DO give clear boundaries
“Your toddler needs simple rules to follow,” says Alison Scott-Wright, Tinies baby and childcare expert. “Without these he won’t understand what good behaviour is. If he’s never told it’s not OK to demand whatever he wants when he wants it, he won’t know he shouldn’t do it.”
Rules need to include what areas you want to be tough on; for example, teaching respect and patience, and what issues you’re willing to be more lenient on, such as tidying up toys after use.
DO be consistent
Once you’ve set boundaries, you need to make sure your rules are followed through.
“Everybody needs to be on the same page when it comes to dealing with your toddler’s behaviour,” says Alison. And that even extends to outside influences, such as at nursery.
“You can’t ask your nursery to treat your toddler differently,” says Alison, “but you can find out beforehand what its views on discipline are so you can check they’re similar to your own.”
DON’T give in to bribery
“A child won’t become spoilt because you give him a treat at the supermarket, but he will if he learns he can turn a no-sweets decision into getting what he wants,” says Lynne Ott, parent coach from Raise A Child.
“And if you generally use bribery, you’ll find yourself having to give your toddler something every time you want him to do something, which will cause huge problems later on,” adds Alison.
Rachel Harrow, 35, from Suffolk, mum to Ellie, 4, agrees: “I can get Ellie to do almost everything with the promise of a treat at the end,” she says. “But it’s meant she sometimes refuses to do the most basic things, like brushing her teeth, without a bribe. We’ve decided to go cold turkey and remove the bribes altogether but it’s a slow and hard process.”
DO control treats
“The problem with giving continuous gifts is that it produces continuous wanting,” says Alison.
OK, so your toddler won’t suddenly turn into a spoilt child the moment you give him a present for no reason, but it’s a good idea to try and restrict it. “Remember, your job as a mum is to respond and give in to your toddler’s every need, not every want,” adds Alison.
DON’T reward negative behaviour
“When your toddler’s being demanding, it’s common to give him lots of attention. By doing this you’re sending the message that tears and tantrums are the way to get your attention,” explains Alison. “And when he’s happily occupying himself, you tend not to give him any attention as he’s doing well without you.”
Make a real effort to praise your toddler when he’s playing nicely. Even something like, “Wow that’s a lovely picture you’re drawing,” will make the world of difference and make him less likely to try to get your attention by displaying demanding behaviour.
DON’T let the world revolve around him
“If you react to your toddler’s every whim then you’re teaching him the world revolves around him,” says Alison. “This will stop him from learning to consider other people’s needs and feelings. You need to give him a sense of reality where there’s a clear balance between his needs and yours.”
Encourage him to share and let him mix with others where he’ll soon have to learn that he won’t always be the first in line for attention.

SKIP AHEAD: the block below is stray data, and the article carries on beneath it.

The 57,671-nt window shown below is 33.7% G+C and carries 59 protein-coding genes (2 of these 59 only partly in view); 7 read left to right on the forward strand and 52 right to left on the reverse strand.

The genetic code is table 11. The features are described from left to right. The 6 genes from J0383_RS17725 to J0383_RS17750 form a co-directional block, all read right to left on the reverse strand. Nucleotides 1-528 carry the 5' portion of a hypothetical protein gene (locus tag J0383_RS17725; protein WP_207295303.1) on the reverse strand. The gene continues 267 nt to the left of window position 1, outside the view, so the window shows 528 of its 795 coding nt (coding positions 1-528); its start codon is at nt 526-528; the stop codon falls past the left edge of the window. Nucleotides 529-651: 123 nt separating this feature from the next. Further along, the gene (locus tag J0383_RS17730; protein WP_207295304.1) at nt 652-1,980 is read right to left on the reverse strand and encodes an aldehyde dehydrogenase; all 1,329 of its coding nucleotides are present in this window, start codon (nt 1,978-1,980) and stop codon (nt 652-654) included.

DO manage the grandparents
Joanna Hughes, 33, from Kent, mum to Ben, 3, knows what it’s like to cope with over-generous grandparents. “Ben spends afternoons with his grandma while I’m at work and she always takes him on her daily shop,” she says. “He demands sweets and usually gets them because if he doesn’t he has a huge tantrum.”
It’s OK for grandparents to shower their grandchildren with gifts if they respect your rules and boundaries, says Alison. “Tell them you’re happy for them to overindulge in some areas, but you need them to stick to the rules. Then it’s up to you to decide what rules you want them to strictly follow,” she says.
For Joanna it was her “no sweets if he demands them” rule that she wanted sticking to. “I kept telling mum not to give in and told her how to manage Ben when he starts crying,” she says. “But it wasn’t until I actually went with her to the supermarket to show her how to be firm with Ben that things improved.”
DON’T act spoilt yourself
If you find yourself having a good old whine about something you don’t want to do, make sure little ears aren’t within earshot.
“This is because if your toddler sees you whine and complain, he’ll think this is acceptable behaviour and he’s likely to copy it,” says Raise A Child’s Lynne.
Jamie Rogers, 25, from London, mum to Harry, 3, had to change her own behaviour before tackling her son’s continual sulking. “I didn’t realise how much I was acting like a spoilt brat until I found myself sulking when my partner wouldn’t let me watch a TV programme I wanted to see,” she says. “I realised Harry was picking up on my whiney behaviour so, before trying to fix his, I needed to put a stop to mine.”
5 signs that your child is spoilt
1. He continually demands your time and attention and kicks up a fuss if he doesn’t get it.
2. He constantly asks for this toy, those sweets, or to watch that programme.
3. He’s unable to play alone or occupy himself, as he’s always demanding yours or other people’s time.
4. He refuses to accept ‘no’ for an answer, which leads to crying or a tantrum, when you don’t let him have something.
5. He shows a lack of respect not just for you but for other people, other children’s toys and the environment around him.